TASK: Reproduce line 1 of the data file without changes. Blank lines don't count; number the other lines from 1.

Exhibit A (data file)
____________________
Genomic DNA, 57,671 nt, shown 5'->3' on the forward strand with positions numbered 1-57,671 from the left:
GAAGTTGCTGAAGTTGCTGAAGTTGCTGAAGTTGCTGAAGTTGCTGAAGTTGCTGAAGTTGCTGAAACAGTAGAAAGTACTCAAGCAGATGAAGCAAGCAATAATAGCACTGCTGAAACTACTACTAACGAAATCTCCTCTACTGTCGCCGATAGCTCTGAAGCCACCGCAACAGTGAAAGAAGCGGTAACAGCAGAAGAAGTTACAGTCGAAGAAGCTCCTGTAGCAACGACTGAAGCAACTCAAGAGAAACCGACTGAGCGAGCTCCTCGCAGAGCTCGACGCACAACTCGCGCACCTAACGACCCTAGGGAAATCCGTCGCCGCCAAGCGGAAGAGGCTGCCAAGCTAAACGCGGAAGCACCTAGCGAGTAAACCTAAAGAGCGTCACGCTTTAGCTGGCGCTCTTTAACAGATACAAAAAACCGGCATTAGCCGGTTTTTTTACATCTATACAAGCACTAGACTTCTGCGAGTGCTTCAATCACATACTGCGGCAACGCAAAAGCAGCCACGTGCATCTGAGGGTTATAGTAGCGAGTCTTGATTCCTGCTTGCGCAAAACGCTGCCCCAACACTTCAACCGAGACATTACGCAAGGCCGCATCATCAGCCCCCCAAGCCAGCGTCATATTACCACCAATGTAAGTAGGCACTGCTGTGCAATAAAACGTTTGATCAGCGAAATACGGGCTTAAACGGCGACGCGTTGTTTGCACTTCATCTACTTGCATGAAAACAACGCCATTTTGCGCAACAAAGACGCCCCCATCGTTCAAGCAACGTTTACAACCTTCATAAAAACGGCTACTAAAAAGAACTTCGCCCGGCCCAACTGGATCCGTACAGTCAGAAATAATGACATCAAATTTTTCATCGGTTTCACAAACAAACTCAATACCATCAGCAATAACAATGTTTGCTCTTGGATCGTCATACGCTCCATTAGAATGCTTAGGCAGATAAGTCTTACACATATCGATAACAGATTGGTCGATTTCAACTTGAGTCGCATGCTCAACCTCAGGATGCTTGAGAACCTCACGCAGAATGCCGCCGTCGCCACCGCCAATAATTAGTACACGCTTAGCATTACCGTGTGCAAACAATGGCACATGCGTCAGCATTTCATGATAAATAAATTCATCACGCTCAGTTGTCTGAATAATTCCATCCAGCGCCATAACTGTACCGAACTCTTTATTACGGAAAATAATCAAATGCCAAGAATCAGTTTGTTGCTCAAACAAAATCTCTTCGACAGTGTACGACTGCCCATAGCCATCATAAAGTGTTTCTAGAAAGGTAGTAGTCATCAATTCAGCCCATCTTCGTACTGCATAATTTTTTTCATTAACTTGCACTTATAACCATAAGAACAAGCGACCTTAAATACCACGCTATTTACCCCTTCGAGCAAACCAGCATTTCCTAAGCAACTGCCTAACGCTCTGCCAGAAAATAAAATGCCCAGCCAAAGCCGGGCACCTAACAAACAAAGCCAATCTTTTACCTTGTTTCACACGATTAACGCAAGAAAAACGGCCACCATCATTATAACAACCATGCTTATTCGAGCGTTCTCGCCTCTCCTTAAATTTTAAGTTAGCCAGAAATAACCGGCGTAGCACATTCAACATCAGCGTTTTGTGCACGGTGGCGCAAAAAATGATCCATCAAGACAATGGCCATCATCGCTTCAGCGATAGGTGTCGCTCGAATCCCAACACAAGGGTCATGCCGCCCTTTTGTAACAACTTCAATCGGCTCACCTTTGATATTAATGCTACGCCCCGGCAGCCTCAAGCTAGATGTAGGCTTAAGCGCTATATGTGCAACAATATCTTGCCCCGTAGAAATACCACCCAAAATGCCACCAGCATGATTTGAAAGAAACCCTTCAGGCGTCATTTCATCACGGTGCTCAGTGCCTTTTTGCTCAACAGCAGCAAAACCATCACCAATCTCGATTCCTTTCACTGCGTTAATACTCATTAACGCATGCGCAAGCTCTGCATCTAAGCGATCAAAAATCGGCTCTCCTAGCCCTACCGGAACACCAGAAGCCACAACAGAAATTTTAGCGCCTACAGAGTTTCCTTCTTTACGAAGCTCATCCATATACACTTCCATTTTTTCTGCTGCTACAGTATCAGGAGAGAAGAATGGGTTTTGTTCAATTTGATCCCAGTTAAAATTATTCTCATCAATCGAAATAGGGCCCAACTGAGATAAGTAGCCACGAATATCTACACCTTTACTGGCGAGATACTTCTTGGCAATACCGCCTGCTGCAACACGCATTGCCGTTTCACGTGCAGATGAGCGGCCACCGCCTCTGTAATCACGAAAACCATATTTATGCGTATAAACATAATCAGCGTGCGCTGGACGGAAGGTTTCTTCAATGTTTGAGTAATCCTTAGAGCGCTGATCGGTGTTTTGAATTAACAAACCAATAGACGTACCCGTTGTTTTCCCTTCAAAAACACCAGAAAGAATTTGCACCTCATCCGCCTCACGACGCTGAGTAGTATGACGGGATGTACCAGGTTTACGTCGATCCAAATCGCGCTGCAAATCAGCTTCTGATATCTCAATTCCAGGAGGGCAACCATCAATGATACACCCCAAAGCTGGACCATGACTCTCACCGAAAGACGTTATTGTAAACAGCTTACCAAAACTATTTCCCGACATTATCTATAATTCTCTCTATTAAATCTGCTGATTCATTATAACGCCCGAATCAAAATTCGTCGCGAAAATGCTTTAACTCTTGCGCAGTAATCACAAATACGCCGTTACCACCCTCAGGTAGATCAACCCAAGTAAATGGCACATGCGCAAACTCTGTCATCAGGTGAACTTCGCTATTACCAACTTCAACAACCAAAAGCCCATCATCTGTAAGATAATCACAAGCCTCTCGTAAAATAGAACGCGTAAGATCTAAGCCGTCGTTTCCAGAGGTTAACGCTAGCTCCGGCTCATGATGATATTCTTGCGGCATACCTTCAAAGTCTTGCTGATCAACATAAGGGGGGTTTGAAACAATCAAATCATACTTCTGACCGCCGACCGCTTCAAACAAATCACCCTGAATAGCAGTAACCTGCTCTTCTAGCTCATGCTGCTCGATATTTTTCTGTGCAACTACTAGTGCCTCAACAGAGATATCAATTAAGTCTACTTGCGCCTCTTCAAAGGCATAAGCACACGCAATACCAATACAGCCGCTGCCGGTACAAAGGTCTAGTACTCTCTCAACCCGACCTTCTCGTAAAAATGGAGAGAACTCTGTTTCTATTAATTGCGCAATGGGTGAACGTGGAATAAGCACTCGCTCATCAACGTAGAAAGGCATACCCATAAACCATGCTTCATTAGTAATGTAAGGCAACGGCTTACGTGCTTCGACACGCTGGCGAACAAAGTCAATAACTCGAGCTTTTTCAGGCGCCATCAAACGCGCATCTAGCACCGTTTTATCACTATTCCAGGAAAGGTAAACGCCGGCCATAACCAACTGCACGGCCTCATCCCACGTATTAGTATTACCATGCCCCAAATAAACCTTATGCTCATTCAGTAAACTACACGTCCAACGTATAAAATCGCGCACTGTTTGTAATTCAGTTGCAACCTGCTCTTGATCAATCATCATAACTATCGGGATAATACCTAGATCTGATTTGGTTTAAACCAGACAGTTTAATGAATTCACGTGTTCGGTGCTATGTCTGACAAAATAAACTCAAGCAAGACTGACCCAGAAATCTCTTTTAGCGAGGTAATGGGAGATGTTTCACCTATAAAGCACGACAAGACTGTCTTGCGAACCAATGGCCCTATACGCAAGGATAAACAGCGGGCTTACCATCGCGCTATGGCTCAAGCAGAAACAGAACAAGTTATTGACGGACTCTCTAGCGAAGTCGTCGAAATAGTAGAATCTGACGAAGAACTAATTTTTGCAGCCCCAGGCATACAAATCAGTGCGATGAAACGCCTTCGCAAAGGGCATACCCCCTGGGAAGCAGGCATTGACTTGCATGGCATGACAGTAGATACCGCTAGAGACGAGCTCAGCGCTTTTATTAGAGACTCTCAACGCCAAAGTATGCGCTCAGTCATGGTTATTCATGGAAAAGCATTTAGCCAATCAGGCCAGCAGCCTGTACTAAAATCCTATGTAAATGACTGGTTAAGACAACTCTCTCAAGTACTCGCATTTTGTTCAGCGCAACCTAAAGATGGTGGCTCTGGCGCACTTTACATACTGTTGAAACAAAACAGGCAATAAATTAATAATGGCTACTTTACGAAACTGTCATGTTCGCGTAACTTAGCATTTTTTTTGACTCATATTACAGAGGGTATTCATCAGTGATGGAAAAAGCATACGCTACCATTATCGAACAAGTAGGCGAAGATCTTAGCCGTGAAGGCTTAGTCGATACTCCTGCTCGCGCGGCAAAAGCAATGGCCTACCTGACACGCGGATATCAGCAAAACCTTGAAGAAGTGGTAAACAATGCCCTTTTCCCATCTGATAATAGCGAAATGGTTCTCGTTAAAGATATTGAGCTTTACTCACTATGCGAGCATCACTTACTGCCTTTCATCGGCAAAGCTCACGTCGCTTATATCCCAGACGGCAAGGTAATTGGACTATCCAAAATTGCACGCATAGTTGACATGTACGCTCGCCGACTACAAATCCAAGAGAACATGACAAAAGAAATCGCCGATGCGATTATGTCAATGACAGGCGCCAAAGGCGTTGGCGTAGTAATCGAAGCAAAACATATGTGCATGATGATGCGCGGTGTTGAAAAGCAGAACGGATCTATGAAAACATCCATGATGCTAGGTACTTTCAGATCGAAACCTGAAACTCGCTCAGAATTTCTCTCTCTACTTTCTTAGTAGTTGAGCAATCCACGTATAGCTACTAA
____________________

Genomic DNA, 57,671 nt, shown 5'->3' on the forward strand with positions numbered 1-57,671 from the left: